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ISIL seizes more towns, oilfields in Iraq
August 4, 2014, 5:07 am

Residents of Mosul, including tribal members, initially cheered ISIL's capture of the city, but relations have since soured after several heritage sites were destroyed  [AP]

Residents of Mosul, including tribal members, initially cheered ISIL’s capture of the city, but relations have since soured after several heritage sites were destroyed [AP]

Heavily armed fighters of the Islamic State of Iraq and the Levant (ISIL – or ISIS) seized the northwestern towns of Zumar and Sinjar Sunday after heavy fighting with Iraqi Kurdish fighters that lasted nearly 24 hours.

On Monday, reports emerged that ISIL fighters were negotiating with the Kurdish fighters – also known as Peshmerga –  the surrender of other towns in Iraq’s north close to the Syrian and Turkish borders.

A day earlier, ISIL fighters on pickup trucks stormed through the town of Wanna giving them strategic access to Mosul Dam, formerly known as Saddam Dam.

The Peshmerga retreated from the dam complying with a two-hour ISIL notice to withdraw.

Control of the dam marks a strategic victory for the Islamist fighters as they now control water supply to large swathes of Iraq. Blowing the dam would flood major cities and towns between Mosul, the capital of Nineveh province, and Baghdad.

At press time, there were unverified reports that ISIL fighters had also wrested control of the Ayn Zala and Butma oilfields from Kurdish control with some now fearing that Iraq’s oil pipelines to Turkey are in danger.

Meanwhile, the United Nations Mission in Iraq (UNAMI) said that hundreds of thousands of the cities’ residents had fled the fighting and were seeking refuge in nearby towns.

However, the UN warned that it fears for the safety for tens of thousands of members of the minority Yazidi sect who were among the newly displaced refugees.

The Baghdad government’s hold on Iraq began to unravel when fighters belonging to a coalition of Islamist militant groups operating under the ISIL banner seized the ethnically mixed city of Mosul, Iraq’s second largest city, in June.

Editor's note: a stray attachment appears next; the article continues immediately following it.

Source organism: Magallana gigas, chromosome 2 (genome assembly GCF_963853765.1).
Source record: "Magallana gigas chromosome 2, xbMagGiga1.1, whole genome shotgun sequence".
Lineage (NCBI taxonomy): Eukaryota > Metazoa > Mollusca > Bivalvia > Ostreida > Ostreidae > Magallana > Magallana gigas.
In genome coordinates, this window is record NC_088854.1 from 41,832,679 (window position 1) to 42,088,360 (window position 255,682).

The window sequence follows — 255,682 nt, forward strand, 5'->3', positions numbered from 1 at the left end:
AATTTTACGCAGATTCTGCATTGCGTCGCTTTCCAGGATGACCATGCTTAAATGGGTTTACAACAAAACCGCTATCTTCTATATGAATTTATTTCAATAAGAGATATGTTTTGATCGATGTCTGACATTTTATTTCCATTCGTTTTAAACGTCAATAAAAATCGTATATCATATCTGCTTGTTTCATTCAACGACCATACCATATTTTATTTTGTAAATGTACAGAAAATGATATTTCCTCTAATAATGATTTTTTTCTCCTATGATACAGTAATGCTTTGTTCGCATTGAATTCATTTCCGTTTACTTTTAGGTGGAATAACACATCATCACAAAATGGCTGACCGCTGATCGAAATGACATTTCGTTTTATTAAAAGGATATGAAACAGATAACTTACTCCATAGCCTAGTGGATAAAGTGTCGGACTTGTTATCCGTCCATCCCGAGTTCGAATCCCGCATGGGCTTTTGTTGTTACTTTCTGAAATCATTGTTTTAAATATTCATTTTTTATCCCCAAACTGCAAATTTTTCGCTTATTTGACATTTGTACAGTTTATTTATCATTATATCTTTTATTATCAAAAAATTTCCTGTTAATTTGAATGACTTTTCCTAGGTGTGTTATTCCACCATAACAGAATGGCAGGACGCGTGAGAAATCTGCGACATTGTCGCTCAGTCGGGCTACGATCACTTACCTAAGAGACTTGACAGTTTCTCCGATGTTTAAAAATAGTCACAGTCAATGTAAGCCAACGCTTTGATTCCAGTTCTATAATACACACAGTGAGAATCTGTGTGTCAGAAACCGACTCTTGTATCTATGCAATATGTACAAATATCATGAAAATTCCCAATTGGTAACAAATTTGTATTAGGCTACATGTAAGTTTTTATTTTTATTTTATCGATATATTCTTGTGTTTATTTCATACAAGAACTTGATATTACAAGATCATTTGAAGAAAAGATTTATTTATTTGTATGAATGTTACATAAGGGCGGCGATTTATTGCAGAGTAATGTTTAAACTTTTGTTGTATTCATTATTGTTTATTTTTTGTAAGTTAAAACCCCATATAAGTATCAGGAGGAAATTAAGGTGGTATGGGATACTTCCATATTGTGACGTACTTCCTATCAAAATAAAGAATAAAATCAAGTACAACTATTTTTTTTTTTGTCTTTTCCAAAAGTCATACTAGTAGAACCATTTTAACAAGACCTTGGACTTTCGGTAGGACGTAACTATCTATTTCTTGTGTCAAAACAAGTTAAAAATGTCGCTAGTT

Army troops and security forces abandoned their posts at government installations and tore off their uniforms, at the time, and several military operations to recapture lost territory have ended in defeat for Baghdad.

With their fighters entrenched in Mosul and most of Nineveh, the former Al-Qaeda affiliates – who have maintained a brutal campaign against the forces of President Bashar Al-Assad in neighbouring Syria – now effectively control a third of Iraq.

In January, political squabbles in the western city of Falluja in Anbar Province created a vacuum which was quickly usurped by ISIL who drove government-allied forces from the region.

The Iraqi Army has tried in vain to regain control of Falluja; ISIL forces have actually expanded their control of the area to include the Abu Ghraib district in Anbar, very near the capital Baghdad.

In late June, the US dispatched hundreds of military advisors to assist Iraq’s national army. Since then, Baghdad has received Sukhoi fighter jets from Russia and on July 31, the US approved the $700-million sale of Hellfire air-to-surface missiles to the Iraqi military.

Meanwhile, residents of Mosul are growing increasingly angry with ISIL fighters who last week destroyed the tomb  of the Biblical prophet Jonah, and razed a number of other historical sites such as churches, mosques, and monasteries.

In late July, Mosul was emptied of its Christian minority for the first time in more than 1,800 years as many fled after an ISIL ultimatum that they convert to Islam or face death.

Source: Agencies

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